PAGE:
Smoking
Cigarette smoking is considered to be an established risk factor for stroke (Aldoori and Rahman 1998). A number of case–control studies (Bonita et al. 1986; Gill et al. 1989; You et al. 1993; Howard et al. 1998), cohort studies (Abbott et al. 1986; Wolf et al. 1988; Harmsen et al. 1990; Lindenstrom et al. 1993b; Robbins et al. 1994; Wannamethee et al. 1995; Haheim et al. 1996), and a meta-analysis of 32 separate studies (Shinton and Beevers 1989) have indicated a significantly higher risk in current smokers than in non-smokers for cerebral infarction and subarachnoid haemorrhage (Bonita et al. 1986; Longstreth et al. 1992; Juvela et al. 1993; Teunissen et al. 1996). A population-based case–control study in New Zealand found an increased risk of stroke associated with exposure to environmental tobacco smoke among non-smokers and long-term ex-smokers (Bonita et al. 1999). A more notable issue regarding an association between smoking and stroke in the public health field might be a potential effect of smoking cessation to reduce the risk of stroke (Abbott et al. 1986; Wannamethee et al. 1995; Aldoori and Rahman 1998). The Framingham Heart Study clearly showed that smoking cessation reduced the relative risk of stroke to the level of a non-smoker within 5 years after quitting (Wolf et al. 1988). A cohort study investigating the effect of stopping smoking in detail (Wannamethee et al. 1995) revealed that light smokers (less than 20 cigarettes/day) could revert to the risk level of never smokers, while heavy smokers would retain a more than two-fold risk compared with never smokers even 5 years after quitting, and that the benefit of stopping smoking was greater in hypertensive than in normotensive middle-aged men.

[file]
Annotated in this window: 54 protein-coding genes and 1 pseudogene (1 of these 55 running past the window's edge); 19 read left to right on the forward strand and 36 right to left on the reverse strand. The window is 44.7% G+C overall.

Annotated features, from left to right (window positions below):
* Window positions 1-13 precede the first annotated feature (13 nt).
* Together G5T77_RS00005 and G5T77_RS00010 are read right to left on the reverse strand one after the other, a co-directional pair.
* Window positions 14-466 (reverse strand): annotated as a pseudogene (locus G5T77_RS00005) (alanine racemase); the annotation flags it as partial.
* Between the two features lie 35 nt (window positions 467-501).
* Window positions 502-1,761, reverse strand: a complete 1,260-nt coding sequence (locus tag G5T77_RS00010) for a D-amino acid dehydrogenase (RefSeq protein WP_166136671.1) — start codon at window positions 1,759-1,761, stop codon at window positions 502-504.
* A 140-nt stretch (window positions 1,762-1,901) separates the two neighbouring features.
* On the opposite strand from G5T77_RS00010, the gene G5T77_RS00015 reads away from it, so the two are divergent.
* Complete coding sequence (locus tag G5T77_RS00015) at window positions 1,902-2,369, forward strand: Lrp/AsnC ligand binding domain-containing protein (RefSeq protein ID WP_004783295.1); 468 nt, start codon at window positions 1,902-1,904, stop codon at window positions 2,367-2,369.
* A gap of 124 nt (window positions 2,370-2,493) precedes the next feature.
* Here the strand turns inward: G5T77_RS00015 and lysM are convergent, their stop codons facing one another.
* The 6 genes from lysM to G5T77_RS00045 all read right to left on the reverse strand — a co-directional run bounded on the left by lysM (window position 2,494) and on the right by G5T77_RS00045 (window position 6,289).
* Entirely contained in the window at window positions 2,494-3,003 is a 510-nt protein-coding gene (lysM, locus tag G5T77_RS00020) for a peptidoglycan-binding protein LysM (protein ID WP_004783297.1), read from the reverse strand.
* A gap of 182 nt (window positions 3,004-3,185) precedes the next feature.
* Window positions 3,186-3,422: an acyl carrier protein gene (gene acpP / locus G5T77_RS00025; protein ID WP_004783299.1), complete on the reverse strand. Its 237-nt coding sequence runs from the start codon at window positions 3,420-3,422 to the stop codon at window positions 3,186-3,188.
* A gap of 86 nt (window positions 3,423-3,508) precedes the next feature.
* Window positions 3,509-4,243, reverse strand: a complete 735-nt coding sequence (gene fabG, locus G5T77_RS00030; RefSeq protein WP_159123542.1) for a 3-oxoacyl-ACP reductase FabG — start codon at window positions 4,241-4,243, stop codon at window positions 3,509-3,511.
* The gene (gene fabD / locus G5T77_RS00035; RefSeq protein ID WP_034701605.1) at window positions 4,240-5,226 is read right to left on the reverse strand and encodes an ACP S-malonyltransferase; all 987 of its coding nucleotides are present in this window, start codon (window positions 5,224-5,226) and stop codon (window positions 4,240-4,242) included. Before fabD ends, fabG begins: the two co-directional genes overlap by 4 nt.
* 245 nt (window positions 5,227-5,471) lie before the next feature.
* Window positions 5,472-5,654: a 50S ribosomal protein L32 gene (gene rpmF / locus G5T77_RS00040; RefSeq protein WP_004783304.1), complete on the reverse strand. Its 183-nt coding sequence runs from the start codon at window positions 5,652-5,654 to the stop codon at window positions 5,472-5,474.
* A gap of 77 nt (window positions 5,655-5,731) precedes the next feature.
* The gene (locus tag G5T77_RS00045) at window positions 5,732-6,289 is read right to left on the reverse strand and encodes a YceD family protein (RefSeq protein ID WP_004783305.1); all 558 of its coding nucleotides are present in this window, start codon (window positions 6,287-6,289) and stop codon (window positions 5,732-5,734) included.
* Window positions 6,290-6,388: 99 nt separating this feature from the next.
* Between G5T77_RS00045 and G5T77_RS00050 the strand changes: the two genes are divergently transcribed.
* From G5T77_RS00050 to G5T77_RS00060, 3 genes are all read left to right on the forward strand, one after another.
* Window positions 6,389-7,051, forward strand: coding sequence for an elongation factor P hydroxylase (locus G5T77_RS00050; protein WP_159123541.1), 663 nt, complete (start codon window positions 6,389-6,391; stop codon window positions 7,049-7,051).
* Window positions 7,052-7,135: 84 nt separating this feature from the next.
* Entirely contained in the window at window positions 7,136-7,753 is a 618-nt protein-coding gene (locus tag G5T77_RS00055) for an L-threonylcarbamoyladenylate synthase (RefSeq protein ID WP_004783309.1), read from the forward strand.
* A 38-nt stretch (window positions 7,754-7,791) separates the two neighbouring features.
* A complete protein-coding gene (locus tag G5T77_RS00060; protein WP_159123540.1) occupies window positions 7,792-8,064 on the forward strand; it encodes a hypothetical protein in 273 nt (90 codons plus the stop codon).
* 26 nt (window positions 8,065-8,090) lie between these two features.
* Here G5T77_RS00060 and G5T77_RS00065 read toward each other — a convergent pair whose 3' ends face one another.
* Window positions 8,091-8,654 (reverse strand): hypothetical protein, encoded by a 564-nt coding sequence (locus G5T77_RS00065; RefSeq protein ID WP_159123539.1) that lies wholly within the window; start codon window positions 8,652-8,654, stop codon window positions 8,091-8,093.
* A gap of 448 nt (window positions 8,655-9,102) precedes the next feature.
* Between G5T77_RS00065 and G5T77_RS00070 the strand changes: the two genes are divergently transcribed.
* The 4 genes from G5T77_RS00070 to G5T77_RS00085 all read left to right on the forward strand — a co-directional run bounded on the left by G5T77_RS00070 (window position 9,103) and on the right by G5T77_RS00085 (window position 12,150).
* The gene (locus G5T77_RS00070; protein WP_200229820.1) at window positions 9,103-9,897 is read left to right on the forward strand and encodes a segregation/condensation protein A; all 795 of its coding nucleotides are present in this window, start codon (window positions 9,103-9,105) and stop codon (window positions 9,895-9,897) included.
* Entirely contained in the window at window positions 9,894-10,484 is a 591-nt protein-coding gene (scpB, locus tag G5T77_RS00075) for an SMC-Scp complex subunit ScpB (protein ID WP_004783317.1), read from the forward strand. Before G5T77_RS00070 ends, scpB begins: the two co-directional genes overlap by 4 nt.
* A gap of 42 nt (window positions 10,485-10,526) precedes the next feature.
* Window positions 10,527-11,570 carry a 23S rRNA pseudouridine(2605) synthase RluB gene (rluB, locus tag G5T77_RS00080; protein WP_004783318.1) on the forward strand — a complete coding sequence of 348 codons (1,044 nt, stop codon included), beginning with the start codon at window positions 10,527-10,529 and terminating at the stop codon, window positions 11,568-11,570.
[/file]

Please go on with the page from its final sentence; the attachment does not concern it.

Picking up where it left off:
Several studies showed a potential synergistic effect of smoking and oral contraceptive use (Oleckno 1988; Higa and Davanipoor 1991), alcohol consumption (Oleckno 1988), hypertension (Bonita 1986; Bonita et al. 1986; Higa and Davanipoor 1991; Haheim et al. 1996), and antihypertensive drug use specifically b-blockers (Medical Research Council Working Party 1988; Higa and Davinpoor 1991). Pharmacological treatment of hypertension in smokers with mild hypertension would be less beneficial for reducing the risk of stroke than that in non-smokers with mild hypertension (Medical Research Council Working Party 1988). These findings suggest that all smokers, especially those with hypertension, should be advised that it is not too late to stop smoking for reducing risk of stroke, no matter how long they have been smoking (Gill et al. 1991).